A city councilman, Weber had been effectively the leader of the city following the Nazi seizure of power in 1933, becoming a hated figure in the city, particularly amongst the middle classes, as exemplifying Nazi corruption given that this former hotel bellboy had come to own a number of hotels, villas, petrol stations, a brewery, the city's racecourse (which he kept open during the war against the strenuous objections of Gauleiter Paul Giesler) and bus service as well as a home in the Residenz. In 1934 during the Night of the Long Knives, Weber was amongst the ϟϟ men who travelled to Bad Wiessee to purge the SA leadership. Hitler personally rewarded him for his involvement by promoting him to the rank of ϟϟ-Oberführer. From 1936 to 1939, Weber organised the notorious "Night of the Amazons" carnivals at schloß Nymphenburg, which featured parades of topless variety show girls dressed only in skin-coloured panties. On Kristallnacht he took a group of ϟϟ men, including Hitler's future brother-in-law Hermann Fegelein, to Planegg where they ransacked the estate of Jewish nobleman Baron Rudolf Hirsch which Weber then took over for himself. He would eventually die under mysterious circumstances in 1945 after being arrested by the United States army near Starnberg.
Max-Joseph-Platz then and now; during the Beer Hall Putsch the putschists had marched through Marienplatz, continued down Weinstraße through Perusastraße into this square and from it down Residenzstraße, shown both from the time of the putsch and immediately after the war from the corner of the Residenz, with Odeonsplatz at the very end. After the war the appearance of this site was affected by the construction of an underground car park under the square. In 1963, the remaining underground remains of the Franciscan monastery and its cemetery were cleared away without any archaeological investigation. The New Residence Theatre with a modern loggia was built between the Royal Building and the National Theatre in place of the Cuvilliés Theatre, whose magnificent Rococo elements were saved from destruction and installed in the pharmacy floor of the Residence but adapted to the architectural style of the National Theatre. At the war-damaged Palais Toerring-Jettenbach, only the classicist north façade was reconstructed by Klenze, but not the rococo west facade by Gunetzrhainer. In the case of the burned-out National Theatre, the lower gable mosaic wasn't restored during the reconstruction, but the gap was later filled with the usual 'modernist' stone figures. In 1964, the underground car park with 500 parking spaces was opened under Max-Joseph-Platz, the access to which makes it very difficult to redesign the square and create a pedestrian zone.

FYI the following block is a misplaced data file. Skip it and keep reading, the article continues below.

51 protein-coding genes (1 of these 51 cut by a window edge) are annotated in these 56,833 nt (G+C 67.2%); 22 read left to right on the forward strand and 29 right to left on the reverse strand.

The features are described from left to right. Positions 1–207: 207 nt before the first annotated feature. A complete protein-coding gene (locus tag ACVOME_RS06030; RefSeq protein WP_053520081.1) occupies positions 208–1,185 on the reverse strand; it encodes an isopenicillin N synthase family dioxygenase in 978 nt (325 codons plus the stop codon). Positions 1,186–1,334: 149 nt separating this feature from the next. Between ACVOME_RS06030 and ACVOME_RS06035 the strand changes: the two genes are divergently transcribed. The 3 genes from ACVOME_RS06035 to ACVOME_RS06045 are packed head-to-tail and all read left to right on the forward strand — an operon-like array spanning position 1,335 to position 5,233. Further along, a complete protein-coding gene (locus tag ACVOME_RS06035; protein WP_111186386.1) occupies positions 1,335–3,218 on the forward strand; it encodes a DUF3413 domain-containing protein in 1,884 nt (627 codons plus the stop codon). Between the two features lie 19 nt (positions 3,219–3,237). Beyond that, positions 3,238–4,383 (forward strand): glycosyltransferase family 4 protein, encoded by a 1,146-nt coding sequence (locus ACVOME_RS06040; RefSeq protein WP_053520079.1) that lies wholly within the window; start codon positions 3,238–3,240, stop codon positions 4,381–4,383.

Hotel Vier Jahreszeiten
GIF: Hotel Vier Jahreszeiten
The Hotel Vier Jahreszeiten on Maximilianstraße where the Thule Society was founded in the early 1920s and had its headquarters.